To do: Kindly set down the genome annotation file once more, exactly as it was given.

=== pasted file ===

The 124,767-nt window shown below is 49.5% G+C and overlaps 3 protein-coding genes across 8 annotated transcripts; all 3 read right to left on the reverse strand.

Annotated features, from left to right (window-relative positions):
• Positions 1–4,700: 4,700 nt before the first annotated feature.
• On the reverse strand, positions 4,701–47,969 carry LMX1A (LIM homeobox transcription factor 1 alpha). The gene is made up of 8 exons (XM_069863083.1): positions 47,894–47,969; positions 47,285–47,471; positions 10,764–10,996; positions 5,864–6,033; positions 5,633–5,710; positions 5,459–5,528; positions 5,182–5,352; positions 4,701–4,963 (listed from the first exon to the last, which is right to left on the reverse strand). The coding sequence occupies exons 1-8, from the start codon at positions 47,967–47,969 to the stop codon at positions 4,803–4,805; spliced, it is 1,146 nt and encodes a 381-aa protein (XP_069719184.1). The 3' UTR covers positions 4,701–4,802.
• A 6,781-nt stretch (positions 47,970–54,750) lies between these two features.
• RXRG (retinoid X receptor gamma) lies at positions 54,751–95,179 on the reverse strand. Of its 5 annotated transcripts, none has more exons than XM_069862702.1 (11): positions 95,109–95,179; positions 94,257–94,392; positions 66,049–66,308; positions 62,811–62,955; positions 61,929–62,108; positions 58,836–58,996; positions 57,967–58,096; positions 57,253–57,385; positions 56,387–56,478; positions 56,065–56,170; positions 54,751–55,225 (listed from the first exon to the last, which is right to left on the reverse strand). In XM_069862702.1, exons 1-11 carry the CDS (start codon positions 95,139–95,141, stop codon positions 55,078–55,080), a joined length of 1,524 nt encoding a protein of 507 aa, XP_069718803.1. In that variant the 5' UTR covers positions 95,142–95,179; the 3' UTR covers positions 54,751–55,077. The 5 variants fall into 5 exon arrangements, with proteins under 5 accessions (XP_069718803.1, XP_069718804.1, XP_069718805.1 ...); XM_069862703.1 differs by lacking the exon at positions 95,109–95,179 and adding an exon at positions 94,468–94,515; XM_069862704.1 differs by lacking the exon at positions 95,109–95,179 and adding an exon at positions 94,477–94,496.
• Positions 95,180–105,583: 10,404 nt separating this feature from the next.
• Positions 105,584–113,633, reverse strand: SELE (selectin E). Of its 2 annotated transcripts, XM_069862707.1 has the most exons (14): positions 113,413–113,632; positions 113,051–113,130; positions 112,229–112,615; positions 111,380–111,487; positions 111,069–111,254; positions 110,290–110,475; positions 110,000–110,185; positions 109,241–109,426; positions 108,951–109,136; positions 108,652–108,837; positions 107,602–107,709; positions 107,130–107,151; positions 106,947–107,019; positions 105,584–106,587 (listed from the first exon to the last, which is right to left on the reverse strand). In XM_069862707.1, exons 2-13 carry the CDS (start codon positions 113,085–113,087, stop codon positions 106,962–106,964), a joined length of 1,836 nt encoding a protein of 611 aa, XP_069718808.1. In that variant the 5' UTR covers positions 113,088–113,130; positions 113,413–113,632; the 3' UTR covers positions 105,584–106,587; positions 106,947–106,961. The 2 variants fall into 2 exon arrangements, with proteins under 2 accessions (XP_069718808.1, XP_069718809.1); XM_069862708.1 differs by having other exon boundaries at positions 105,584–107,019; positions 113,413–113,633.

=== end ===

The 124,767-nt window shown below is 49.5% G+C and overlaps 3 protein-coding genes across 8 annotated transcripts; all 3 read right to left on the reverse strand.

Annotated features, from left to right (window-relative positions):
• Positions 1–4,700: 4,700 nt before the first annotated feature.
• On the reverse strand, positions 4,701–47,969 carry LMX1A (LIM homeobox transcription factor 1 alpha). The gene is made up of 8 exons (XM_069863083.1): positions 47,894–47,969; positions 47,285–47,471; positions 10,764–10,996; positions 5,864–6,033; positions 5,633–5,710; positions 5,459–5,528; positions 5,182–5,352; positions 4,701–4,963 (listed from the first exon to the last, which is right to left on the reverse strand). The coding sequence occupies exons 1-8, from the start codon at positions 47,967–47,969 to the stop codon at positions 4,803–4,805; spliced, it is 1,146 nt and encodes a 381-aa protein (XP_069719184.1). The 3' UTR covers positions 4,701–4,802.
• A 6,781-nt stretch (positions 47,970–54,750) lies between these two features.
• RXRG (retinoid X receptor gamma) lies at positions 54,751–95,179 on the reverse strand. Of its 5 annotated transcripts, none has more exons than XM_069862702.1 (11): positions 95,109–95,179; positions 94,257–94,392; positions 66,049–66,308; positions 62,811–62,955; positions 61,929–62,108; positions 58,836–58,996; positions 57,967–58,096; positions 57,253–57,385; positions 56,387–56,478; positions 56,065–56,170; positions 54,751–55,225 (listed from the first exon to the last, which is right to left on the reverse strand). In XM_069862702.1, exons 1-11 carry the CDS (start codon positions 95,139–95,141, stop codon positions 55,078–55,080), a joined length of 1,524 nt encoding a protein of 507 aa, XP_069718803.1. In that variant the 5' UTR covers positions 95,142–95,179; the 3' UTR covers positions 54,751–55,077. The 5 variants fall into 5 exon arrangements, with proteins under 5 accessions (XP_069718803.1, XP_069718804.1, XP_069718805.1 ...); XM_069862703.1 differs by lacking the exon at positions 95,109–95,179 and adding an exon at positions 94,468–94,515; XM_069862704.1 differs by lacking the exon at positions 95,109–95,179 and adding an exon at positions 94,477–94,496.
• Positions 95,180–105,583: 10,404 nt separating this feature from the next.
• Positions 105,584–113,633, reverse strand: SELE (selectin E). Of its 2 annotated transcripts, XM_069862707.1 has the most exons (14): positions 113,413–113,632; positions 113,051–113,130; positions 112,229–112,615; positions 111,380–111,487; positions 111,069–111,254; positions 110,290–110,475; positions 110,000–110,185; positions 109,241–109,426; positions 108,951–109,136; positions 108,652–108,837; positions 107,602–107,709; positions 107,130–107,151; positions 106,947–107,019; positions 105,584–106,587 (listed from the first exon to the last, which is right to left on the reverse strand). In XM_069862707.1, exons 2-13 carry the CDS (start codon positions 113,085–113,087, stop codon positions 106,962–106,964), a joined length of 1,836 nt encoding a protein of 611 aa, XP_069718808.1. In that variant the 5' UTR covers positions 113,088–113,130; positions 113,413–113,632; the 3' UTR covers positions 105,584–106,587; positions 106,947–106,961. The 2 variants fall into 2 exon arrangements, with proteins under 2 accessions (XP_069718808.1, XP_069718809.1); XM_069862708.1 differs by having other exon boundaries at positions 105,584–107,019; positions 113,413–113,633.